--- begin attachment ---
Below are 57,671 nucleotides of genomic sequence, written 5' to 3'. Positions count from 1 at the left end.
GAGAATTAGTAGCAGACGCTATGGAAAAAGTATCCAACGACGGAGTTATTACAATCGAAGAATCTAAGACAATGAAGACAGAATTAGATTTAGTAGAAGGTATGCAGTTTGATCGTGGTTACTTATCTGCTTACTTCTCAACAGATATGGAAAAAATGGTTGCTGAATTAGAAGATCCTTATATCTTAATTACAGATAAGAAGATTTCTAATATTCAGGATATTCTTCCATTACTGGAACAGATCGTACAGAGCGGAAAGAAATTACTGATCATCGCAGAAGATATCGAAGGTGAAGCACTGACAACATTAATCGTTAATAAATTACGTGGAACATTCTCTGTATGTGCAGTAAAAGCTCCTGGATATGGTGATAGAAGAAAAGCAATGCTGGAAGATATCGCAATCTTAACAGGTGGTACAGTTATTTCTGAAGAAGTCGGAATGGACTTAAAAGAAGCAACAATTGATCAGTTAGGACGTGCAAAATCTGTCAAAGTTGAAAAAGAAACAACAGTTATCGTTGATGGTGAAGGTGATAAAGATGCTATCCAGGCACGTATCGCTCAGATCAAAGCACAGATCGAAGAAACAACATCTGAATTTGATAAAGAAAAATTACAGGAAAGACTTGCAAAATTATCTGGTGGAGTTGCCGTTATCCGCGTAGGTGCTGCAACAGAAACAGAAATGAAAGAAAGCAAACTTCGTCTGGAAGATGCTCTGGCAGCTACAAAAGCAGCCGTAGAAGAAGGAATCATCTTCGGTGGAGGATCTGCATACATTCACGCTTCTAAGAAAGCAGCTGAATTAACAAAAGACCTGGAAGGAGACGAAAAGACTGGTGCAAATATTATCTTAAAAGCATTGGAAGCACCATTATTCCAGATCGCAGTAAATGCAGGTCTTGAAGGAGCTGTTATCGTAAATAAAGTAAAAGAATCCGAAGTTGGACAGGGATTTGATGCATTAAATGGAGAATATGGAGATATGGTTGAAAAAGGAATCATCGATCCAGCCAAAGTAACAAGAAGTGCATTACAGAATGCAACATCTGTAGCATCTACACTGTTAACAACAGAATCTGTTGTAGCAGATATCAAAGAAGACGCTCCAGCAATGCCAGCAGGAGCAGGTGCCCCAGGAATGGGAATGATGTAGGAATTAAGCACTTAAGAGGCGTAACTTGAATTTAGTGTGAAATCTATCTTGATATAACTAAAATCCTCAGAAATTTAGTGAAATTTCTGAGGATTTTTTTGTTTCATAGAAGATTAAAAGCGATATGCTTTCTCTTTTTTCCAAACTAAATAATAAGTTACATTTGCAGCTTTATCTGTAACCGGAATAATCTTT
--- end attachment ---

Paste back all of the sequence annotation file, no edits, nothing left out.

Below are 57,671 nucleotides of genomic sequence, written 5' to 3'. Positions count from 1 at the left end.
GAGAATTAGTAGCAGACGCTATGGAAAAAGTATCCAACGACGGAGTTATTACAATCGAAGAATCTAAGACAATGAAGACAGAATTAGATTTAGTAGAAGGTATGCAGTTTGATCGTGGTTACTTATCTGCTTACTTCTCAACAGATATGGAAAAAATGGTTGCTGAATTAGAAGATCCTTATATCTTAATTACAGATAAGAAGATTTCTAATATTCAGGATATTCTTCCATTACTGGAACAGATCGTACAGAGCGGAAAGAAATTACTGATCATCGCAGAAGATATCGAAGGTGAAGCACTGACAACATTAATCGTTAATAAATTACGTGGAACATTCTCTGTATGTGCAGTAAAAGCTCCTGGATATGGTGATAGAAGAAAAGCAATGCTGGAAGATATCGCAATCTTAACAGGTGGTACAGTTATTTCTGAAGAAGTCGGAATGGACTTAAAAGAAGCAACAATTGATCAGTTAGGACGTGCAAAATCTGTCAAAGTTGAAAAAGAAACAACAGTTATCGTTGATGGTGAAGGTGATAAAGATGCTATCCAGGCACGTATCGCTCAGATCAAAGCACAGATCGAAGAAACAACATCTGAATTTGATAAAGAAAAATTACAGGAAAGACTTGCAAAATTATCTGGTGGAGTTGCCGTTATCCGCGTAGGTGCTGCAACAGAAACAGAAATGAAAGAAAGCAAACTTCGTCTGGAAGATGCTCTGGCAGCTACAAAAGCAGCCGTAGAAGAAGGAATCATCTTCGGTGGAGGATCTGCATACATTCACGCTTCTAAGAAAGCAGCTGAATTAACAAAAGACCTGGAAGGAGACGAAAAGACTGGTGCAAATATTATCTTAAAAGCATTGGAAGCACCATTATTCCAGATCGCAGTAAATGCAGGTCTTGAAGGAGCTGTTATCGTAAATAAAGTAAAAGAATCCGAAGTTGGACAGGGATTTGATGCATTAAATGGAGAATATGGAGATATGGTTGAAAAAGGAATCATCGATCCAGCCAAAGTAACAAGAAGTGCATTACAGAATGCAACATCTGTAGCATCTACACTGTTAACAACAGAATCTGTTGTAGCAGATATCAAAGAAGACGCTCCAGCAATGCCAGCAGGAGCAGGTGCCCCAGGAATGGGAATGATGTAGGAATTAAGCACTTAAGAGGCGTAACTTGAATTTAGTGTGAAATCTATCTTGATATAACTAAAATCCTCAGAAATTTAGTGAAATTTCTGAGGATTTTTTTGTTTCATAGAAGATTAAAAGCGATATGCTTTCTCTTTTTTCCAAACTAAATAATAAGTTACATTTGCAGCTTTATCTGTAACCGGAATAATCTTT